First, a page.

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    In the beginning of the construction of the Three Gorges Dam, there were several problems. There were several protestors and opinions about the dam before the Three Gorges Dam project was even started.1 China has had history of several dam failures in the mid-1970s that were responsible for thousands of deaths. The three gorges (Xiling, Wu, and Qutang) have scenery that is a tourist attraction.2 The dam was going to be a little over 600 feet tall, 7500 feet wide, and hold over 97 trillion gallons

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    Three Gorges Dam Impacts

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    Three Gorges Dam, the largest hydropower in the world, has claimed to be a project that gives “hope” to the people in China. Located on the Yangtze River, the third longest river in the world, the Three Gorges Dam is the symbol of China’s technology and economic progress. For years, the government has claimed that it could benefit people’s living quality by improving the navigation on Yangtze River, providing hydroelectric power, and improving flood control. But does it true? Do the people in China

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    The Belo Monte Dam Complex

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    Hydroelectric dams as energy sources have many advantages; they provide a renewable energy source, it can take the place of fossil fuel usages, and while being built dams can significantly help jobs in the development industry (Perlman). However, these dams are extremely costly, not just economically but environmentally and socially as well. These costs can be demonstrated by looking at the consequences of other dams. Three Gorges in China: release of methane gases, deforestation, water pollution

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    Three Gorges Dam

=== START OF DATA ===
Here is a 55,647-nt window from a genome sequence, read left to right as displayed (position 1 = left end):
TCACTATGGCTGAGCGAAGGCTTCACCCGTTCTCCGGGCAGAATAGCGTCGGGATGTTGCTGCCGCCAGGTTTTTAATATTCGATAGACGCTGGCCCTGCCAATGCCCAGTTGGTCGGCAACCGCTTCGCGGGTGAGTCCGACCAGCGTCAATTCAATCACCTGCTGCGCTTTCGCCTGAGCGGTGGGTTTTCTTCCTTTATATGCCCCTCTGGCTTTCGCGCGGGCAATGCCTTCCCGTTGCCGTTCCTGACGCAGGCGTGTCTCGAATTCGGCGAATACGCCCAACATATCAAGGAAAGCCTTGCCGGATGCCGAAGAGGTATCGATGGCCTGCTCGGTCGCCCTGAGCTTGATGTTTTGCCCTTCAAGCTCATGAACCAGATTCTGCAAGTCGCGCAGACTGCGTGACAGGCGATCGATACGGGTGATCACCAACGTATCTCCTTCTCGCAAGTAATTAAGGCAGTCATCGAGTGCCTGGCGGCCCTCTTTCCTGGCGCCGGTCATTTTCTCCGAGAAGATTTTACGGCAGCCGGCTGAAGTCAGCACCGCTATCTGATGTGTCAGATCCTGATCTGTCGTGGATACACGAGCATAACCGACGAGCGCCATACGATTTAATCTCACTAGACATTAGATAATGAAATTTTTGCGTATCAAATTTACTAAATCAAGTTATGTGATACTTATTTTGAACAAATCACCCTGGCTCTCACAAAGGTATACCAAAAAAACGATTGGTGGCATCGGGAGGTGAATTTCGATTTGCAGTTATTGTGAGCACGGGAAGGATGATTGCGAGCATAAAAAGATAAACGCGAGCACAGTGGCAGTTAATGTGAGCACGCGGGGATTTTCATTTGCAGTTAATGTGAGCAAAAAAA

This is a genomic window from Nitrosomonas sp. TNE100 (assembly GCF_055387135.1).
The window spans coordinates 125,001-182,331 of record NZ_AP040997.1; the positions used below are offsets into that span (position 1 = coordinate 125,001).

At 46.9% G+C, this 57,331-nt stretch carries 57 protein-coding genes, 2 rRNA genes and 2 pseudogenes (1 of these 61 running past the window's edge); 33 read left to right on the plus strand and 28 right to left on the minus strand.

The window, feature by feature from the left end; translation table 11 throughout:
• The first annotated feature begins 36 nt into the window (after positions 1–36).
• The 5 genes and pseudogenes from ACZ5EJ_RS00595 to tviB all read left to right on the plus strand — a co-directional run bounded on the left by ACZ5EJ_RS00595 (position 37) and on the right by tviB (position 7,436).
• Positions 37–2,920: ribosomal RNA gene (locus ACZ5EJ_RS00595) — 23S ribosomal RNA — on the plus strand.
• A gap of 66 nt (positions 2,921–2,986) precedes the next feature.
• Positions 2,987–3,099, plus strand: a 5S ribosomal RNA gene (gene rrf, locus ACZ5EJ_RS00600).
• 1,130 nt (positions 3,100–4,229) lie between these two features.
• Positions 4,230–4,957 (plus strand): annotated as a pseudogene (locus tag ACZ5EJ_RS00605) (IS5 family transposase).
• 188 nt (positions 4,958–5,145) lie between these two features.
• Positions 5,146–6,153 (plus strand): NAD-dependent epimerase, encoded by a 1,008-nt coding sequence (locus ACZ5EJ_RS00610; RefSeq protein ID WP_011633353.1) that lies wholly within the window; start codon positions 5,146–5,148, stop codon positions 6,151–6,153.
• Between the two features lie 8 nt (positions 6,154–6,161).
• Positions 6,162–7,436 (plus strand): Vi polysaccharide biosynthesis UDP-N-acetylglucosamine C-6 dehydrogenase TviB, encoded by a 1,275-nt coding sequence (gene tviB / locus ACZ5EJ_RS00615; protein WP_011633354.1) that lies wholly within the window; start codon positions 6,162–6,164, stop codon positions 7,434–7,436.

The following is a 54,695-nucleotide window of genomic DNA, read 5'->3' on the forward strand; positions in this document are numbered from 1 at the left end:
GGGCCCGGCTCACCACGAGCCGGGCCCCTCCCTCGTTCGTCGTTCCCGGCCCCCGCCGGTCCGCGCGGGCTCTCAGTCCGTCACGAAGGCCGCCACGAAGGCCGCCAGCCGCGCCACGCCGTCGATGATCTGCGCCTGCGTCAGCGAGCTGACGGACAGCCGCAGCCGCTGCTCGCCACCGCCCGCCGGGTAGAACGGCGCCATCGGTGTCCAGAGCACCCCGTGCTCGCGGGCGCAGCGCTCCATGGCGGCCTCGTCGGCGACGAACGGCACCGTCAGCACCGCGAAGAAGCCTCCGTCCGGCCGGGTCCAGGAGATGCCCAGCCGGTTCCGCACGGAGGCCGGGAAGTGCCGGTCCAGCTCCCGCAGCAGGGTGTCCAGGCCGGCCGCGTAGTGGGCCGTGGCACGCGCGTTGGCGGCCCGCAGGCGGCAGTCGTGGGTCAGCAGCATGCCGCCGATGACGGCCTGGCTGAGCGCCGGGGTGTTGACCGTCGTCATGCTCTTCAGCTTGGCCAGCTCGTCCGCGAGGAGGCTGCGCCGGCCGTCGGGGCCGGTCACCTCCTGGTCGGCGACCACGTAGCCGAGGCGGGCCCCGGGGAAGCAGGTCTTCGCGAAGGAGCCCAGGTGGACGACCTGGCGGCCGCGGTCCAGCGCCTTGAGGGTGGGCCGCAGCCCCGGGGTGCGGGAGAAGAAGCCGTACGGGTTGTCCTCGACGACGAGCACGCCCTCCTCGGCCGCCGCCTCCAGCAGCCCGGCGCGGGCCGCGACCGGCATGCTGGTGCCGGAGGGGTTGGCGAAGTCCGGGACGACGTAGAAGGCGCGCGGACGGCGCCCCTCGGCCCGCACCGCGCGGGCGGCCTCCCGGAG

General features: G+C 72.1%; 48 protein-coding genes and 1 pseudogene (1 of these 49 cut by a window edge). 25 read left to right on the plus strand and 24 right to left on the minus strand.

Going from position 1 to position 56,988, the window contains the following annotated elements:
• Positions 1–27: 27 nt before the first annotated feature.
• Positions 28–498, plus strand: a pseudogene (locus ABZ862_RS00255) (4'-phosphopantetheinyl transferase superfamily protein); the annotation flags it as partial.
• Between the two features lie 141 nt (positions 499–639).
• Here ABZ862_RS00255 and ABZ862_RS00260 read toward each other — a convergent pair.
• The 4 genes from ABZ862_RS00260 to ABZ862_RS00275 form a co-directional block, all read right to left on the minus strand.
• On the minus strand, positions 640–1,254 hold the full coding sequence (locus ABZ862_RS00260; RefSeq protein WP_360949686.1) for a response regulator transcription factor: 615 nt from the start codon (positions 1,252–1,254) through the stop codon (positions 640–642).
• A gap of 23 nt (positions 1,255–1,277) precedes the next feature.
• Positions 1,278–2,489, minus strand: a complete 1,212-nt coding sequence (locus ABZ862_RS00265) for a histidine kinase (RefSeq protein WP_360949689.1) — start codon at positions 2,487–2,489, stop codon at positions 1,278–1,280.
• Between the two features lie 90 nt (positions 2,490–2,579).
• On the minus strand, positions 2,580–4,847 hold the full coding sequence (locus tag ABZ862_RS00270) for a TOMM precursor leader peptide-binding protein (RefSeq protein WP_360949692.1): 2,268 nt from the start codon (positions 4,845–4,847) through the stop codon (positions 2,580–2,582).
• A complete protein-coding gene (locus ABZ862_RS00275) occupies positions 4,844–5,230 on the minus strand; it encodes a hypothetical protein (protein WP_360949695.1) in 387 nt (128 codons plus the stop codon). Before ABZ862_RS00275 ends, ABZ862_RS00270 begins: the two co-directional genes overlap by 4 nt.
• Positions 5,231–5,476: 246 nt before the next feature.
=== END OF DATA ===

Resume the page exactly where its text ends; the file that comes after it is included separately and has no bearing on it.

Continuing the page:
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    Three Gorges Dam Director Owen Lammers calls it one of the "largest and most environmentally and socially destructive projects on Earth"(Maier, 1997). One of China’s oldest dreams is becoming its newest reality. Since 1914 the idea has arisen of damming the Yangtze River. China plans to do this with a 600-foot, cement wall which will take eleven years to complete and costs could rise to over 75 billion dollars. The dam is claimed to have many advantages for China and the Chinese. Three Gorges

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    The Three Gorges Dam

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    Gorges Dam The Three Gorges Dam is an unfinished project which will be the largest dam ever constructed on the planet Earth. It is situated in China on the third largest river in the world – the Yangtze. The dam has been debated over since the 1919 and is still a hot topic of debate because of its many pros and cons. In 1994 construction began on the dam, and it is expected to be finished by the year 2009. The massive dimensions of the dam are mind boggling and its functions – if the dam actually